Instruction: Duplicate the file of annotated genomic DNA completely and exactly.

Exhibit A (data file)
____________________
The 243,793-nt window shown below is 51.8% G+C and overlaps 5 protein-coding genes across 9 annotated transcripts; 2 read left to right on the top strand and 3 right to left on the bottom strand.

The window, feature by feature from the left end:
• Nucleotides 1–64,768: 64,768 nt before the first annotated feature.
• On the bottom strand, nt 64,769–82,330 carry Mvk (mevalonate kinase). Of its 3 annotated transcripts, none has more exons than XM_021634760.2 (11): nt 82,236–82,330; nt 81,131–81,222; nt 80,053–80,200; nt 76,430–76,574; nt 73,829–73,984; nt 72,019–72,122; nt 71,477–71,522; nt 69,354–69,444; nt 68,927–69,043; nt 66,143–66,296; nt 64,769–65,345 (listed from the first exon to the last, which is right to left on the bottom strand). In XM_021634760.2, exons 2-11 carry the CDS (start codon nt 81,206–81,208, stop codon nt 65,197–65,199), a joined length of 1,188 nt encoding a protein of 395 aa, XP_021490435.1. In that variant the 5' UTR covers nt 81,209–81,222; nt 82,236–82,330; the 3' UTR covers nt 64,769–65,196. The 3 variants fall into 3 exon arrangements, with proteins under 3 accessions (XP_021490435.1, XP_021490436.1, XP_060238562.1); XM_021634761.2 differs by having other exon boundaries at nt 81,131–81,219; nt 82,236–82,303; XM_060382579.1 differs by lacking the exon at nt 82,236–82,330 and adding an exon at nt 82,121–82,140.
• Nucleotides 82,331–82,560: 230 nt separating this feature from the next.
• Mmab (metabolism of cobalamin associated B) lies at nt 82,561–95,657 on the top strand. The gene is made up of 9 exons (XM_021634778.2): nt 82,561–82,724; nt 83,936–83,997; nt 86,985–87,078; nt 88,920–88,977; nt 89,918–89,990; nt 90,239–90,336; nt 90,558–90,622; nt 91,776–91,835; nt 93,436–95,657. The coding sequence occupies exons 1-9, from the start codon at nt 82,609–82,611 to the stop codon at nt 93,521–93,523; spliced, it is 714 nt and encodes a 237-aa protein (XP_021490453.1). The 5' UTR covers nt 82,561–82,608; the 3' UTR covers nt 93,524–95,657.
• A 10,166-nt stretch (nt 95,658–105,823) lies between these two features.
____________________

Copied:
The 243,793-nt window shown below is 51.8% G+C and overlaps 5 protein-coding genes across 9 annotated transcripts; 2 read left to right on the top strand and 3 right to left on the bottom strand.

The window, feature by feature from the left end:
• Nucleotides 1–64,768: 64,768 nt before the first annotated feature.
• On the bottom strand, nt 64,769–82,330 carry Mvk (mevalonate kinase). Of its 3 annotated transcripts, none has more exons than XM_021634760.2 (11): nt 82,236–82,330; nt 81,131–81,222; nt 80,053–80,200; nt 76,430–76,574; nt 73,829–73,984; nt 72,019–72,122; nt 71,477–71,522; nt 69,354–69,444; nt 68,927–69,043; nt 66,143–66,296; nt 64,769–65,345 (listed from the first exon to the last, which is right to left on the bottom strand). In XM_021634760.2, exons 2-11 carry the CDS (start codon nt 81,206–81,208, stop codon nt 65,197–65,199), a joined length of 1,188 nt encoding a protein of 395 aa, XP_021490435.1. In that variant the 5' UTR covers nt 81,209–81,222; nt 82,236–82,330; the 3' UTR covers nt 64,769–65,196. The 3 variants fall into 3 exon arrangements, with proteins under 3 accessions (XP_021490435.1, XP_021490436.1, XP_060238562.1); XM_021634761.2 differs by having other exon boundaries at nt 81,131–81,219; nt 82,236–82,303; XM_060382579.1 differs by lacking the exon at nt 82,236–82,330 and adding an exon at nt 82,121–82,140.
• Nucleotides 82,331–82,560: 230 nt separating this feature from the next.
• Mmab (metabolism of cobalamin associated B) lies at nt 82,561–95,657 on the top strand. The gene is made up of 9 exons (XM_021634778.2): nt 82,561–82,724; nt 83,936–83,997; nt 86,985–87,078; nt 88,920–88,977; nt 89,918–89,990; nt 90,239–90,336; nt 90,558–90,622; nt 91,776–91,835; nt 93,436–95,657. The coding sequence occupies exons 1-9, from the start codon at nt 82,609–82,611 to the stop codon at nt 93,521–93,523; spliced, it is 714 nt and encodes a 237-aa protein (XP_021490453.1). The 5' UTR covers nt 82,561–82,608; the 3' UTR covers nt 93,524–95,657.
• A 10,166-nt stretch (nt 95,658–105,823) lies between these two features.